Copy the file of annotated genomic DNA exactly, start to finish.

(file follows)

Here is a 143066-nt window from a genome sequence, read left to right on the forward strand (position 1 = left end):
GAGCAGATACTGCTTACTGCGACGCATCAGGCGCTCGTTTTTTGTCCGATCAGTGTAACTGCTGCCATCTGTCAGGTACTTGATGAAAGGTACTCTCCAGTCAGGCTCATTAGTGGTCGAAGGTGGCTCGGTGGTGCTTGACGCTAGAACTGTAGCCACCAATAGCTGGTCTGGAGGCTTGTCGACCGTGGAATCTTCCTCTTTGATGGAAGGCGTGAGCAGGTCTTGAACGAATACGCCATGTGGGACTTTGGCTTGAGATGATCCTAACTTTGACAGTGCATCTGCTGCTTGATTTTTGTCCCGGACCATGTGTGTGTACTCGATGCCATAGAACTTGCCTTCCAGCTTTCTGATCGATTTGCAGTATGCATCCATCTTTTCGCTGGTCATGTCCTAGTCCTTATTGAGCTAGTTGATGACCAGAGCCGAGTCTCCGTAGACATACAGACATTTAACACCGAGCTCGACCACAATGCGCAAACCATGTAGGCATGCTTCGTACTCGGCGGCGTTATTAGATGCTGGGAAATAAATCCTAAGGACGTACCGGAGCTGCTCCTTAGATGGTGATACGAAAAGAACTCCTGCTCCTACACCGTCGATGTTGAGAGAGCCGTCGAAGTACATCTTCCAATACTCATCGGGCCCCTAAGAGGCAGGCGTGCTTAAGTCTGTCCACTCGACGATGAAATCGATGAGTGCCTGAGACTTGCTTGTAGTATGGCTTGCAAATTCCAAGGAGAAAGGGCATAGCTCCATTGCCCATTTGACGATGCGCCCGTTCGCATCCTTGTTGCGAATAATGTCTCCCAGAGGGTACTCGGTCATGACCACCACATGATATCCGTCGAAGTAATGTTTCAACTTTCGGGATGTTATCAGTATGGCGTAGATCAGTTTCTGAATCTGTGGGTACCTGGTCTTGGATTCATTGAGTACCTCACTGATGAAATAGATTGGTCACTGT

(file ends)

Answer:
Here is a 143066-nt window from a genome sequence, read left to right on the forward strand (position 1 = left end):
GAGCAGATACTGCTTACTGCGACGCATCAGGCGCTCGTTTTTTGTCCGATCAGTGTAACTGCTGCCATCTGTCAGGTACTTGATGAAAGGTACTCTCCAGTCAGGCTCATTAGTGGTCGAAGGTGGCTCGGTGGTGCTTGACGCTAGAACTGTAGCCACCAATAGCTGGTCTGGAGGCTTGTCGACCGTGGAATCTTCCTCTTTGATGGAAGGCGTGAGCAGGTCTTGAACGAATACGCCATGTGGGACTTTGGCTTGAGATGATCCTAACTTTGACAGTGCATCTGCTGCTTGATTTTTGTCCCGGACCATGTGTGTGTACTCGATGCCATAGAACTTGCCTTCCAGCTTTCTGATCGATTTGCAGTATGCATCCATCTTTTCGCTGGTCATGTCCTAGTCCTTATTGAGCTAGTTGATGACCAGAGCCGAGTCTCCGTAGACATACAGACATTTAACACCGAGCTCGACCACAATGCGCAAACCATGTAGGCATGCTTCGTACTCGGCGGCGTTATTAGATGCTGGGAAATAAATCCTAAGGACGTACCGGAGCTGCTCCTTAGATGGTGATACGAAAAGAACTCCTGCTCCTACACCGTCGATGTTGAGAGAGCCGTCGAAGTACATCTTCCAATACTCATCGGGCCCCTAAGAGGCAGGCGTGCTTAAGTCTGTCCACTCGACGATGAAATCGATGAGTGCCTGAGACTTGCTTGTAGTATGGCTTGCAAATTCCAAGGAGAAAGGGCATAGCTCCATTGCCCATTTGACGATGCGCCCGTTCGCATCCTTGTTGCGAATAATGTCTCCCAGAGGGTACTCGGTCATGACCACCACATGATATCCGTCGAAGTAATGTTTCAACTTTCGGGATGTTATCAGTATGGCGTAGATCAGTTTCTGAATCTGTGGGTACCTGGTCTTGGATTCATTGAGTACCTCACTGATGAAATAGATTGGTCACTGT